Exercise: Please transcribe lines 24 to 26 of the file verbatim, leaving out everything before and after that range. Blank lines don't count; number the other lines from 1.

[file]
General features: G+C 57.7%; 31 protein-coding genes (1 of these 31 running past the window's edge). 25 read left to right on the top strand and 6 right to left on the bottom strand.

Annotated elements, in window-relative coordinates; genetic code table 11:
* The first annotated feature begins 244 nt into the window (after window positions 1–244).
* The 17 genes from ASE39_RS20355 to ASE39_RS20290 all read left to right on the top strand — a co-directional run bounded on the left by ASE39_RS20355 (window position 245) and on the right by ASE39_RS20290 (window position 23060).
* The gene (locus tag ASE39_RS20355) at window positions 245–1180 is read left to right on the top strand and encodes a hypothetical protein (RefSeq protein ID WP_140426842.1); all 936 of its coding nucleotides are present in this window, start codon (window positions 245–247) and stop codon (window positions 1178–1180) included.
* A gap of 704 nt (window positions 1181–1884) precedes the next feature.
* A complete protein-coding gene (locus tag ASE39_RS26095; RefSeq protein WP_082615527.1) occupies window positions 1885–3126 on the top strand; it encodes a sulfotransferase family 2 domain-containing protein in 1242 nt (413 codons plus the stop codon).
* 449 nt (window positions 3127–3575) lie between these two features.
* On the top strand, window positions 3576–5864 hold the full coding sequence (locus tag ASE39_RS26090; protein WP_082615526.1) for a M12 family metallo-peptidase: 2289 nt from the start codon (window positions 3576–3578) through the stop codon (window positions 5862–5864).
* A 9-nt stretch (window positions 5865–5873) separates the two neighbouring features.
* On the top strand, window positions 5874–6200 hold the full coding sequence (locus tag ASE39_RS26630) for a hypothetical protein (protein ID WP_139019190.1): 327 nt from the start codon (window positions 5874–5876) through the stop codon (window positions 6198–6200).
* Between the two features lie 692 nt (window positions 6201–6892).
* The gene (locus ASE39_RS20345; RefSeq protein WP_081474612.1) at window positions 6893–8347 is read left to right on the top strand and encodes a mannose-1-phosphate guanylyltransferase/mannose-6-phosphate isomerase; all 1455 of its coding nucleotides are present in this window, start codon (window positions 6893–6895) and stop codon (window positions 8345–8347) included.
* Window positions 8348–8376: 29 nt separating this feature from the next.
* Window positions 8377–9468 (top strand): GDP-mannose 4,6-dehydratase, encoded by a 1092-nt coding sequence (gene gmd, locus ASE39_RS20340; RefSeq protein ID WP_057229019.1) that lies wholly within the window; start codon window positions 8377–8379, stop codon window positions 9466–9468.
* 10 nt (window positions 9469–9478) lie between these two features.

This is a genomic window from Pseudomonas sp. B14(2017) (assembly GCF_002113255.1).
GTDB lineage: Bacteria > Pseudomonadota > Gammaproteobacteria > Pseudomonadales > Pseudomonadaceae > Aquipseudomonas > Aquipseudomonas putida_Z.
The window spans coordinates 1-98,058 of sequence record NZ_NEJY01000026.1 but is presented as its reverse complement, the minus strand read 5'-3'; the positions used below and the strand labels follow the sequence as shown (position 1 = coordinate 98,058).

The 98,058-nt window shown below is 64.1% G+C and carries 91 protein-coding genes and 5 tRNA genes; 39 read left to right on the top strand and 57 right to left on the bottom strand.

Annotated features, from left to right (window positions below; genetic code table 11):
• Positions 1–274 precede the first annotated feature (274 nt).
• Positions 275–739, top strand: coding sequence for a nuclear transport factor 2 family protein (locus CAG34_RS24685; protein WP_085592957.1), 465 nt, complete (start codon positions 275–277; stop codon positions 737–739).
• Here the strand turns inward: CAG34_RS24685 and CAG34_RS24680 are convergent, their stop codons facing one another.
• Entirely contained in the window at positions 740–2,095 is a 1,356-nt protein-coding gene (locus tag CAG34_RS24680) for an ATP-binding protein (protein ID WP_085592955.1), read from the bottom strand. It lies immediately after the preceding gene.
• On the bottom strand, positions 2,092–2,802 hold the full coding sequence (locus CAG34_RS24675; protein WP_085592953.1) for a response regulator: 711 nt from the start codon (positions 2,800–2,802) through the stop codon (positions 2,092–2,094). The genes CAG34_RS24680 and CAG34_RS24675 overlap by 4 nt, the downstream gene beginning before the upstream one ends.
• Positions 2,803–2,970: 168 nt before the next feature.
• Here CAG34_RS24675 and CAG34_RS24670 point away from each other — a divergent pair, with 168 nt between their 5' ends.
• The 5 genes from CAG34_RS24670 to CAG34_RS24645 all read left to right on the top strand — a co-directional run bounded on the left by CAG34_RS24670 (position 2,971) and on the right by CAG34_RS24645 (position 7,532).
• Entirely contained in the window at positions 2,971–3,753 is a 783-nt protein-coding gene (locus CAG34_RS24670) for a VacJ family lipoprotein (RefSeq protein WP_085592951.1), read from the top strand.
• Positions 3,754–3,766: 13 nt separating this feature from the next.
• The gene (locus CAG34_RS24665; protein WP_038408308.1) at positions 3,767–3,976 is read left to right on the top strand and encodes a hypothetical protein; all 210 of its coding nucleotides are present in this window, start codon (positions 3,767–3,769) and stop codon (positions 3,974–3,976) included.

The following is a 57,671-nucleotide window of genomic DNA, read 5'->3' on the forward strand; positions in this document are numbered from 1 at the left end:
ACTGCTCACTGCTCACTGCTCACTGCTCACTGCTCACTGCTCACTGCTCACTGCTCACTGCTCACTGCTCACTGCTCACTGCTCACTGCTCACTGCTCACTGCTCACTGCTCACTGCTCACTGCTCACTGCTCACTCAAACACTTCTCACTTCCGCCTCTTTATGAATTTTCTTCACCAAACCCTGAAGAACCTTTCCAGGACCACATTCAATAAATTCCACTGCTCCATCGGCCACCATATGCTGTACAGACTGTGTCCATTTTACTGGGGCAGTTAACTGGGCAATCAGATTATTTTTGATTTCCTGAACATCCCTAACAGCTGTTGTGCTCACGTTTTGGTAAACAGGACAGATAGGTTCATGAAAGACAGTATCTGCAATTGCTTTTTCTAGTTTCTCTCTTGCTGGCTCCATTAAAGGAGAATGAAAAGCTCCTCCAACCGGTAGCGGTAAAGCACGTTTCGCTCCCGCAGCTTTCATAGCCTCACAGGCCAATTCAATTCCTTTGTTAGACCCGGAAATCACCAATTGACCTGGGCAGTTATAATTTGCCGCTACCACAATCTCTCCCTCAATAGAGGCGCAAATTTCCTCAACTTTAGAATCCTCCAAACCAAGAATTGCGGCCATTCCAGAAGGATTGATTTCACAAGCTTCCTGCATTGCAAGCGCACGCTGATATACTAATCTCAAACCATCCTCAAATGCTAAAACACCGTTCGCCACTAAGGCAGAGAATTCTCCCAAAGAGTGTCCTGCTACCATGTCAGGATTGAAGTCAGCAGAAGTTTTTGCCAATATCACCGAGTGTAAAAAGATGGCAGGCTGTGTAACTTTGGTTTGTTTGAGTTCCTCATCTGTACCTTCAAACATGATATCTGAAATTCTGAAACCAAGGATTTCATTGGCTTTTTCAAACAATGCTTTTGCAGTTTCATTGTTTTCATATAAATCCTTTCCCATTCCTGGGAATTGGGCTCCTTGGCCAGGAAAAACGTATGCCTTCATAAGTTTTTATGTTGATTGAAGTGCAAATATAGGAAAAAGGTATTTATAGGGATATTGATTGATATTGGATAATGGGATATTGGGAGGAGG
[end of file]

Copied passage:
• Here the strand turns inward: CAG34_RS24685 and CAG34_RS24680 are convergent, their stop codons facing one another.
• Entirely contained in the window at positions 740–2,095 is a 1,356-nt protein-coding gene (locus tag CAG34_RS24680) for an ATP-binding protein (protein ID WP_085592955.1), read from the bottom strand. It lies immediately after the preceding gene.
• On the bottom strand, positions 2,092–2,802 hold the full coding sequence (locus CAG34_RS24675; protein WP_085592953.1) for a response regulator: 711 nt from the start codon (positions 2,800–2,802) through the stop codon (positions 2,092–2,094). The genes CAG34_RS24680 and CAG34_RS24675 overlap by 4 nt, the downstream gene beginning before the upstream one ends.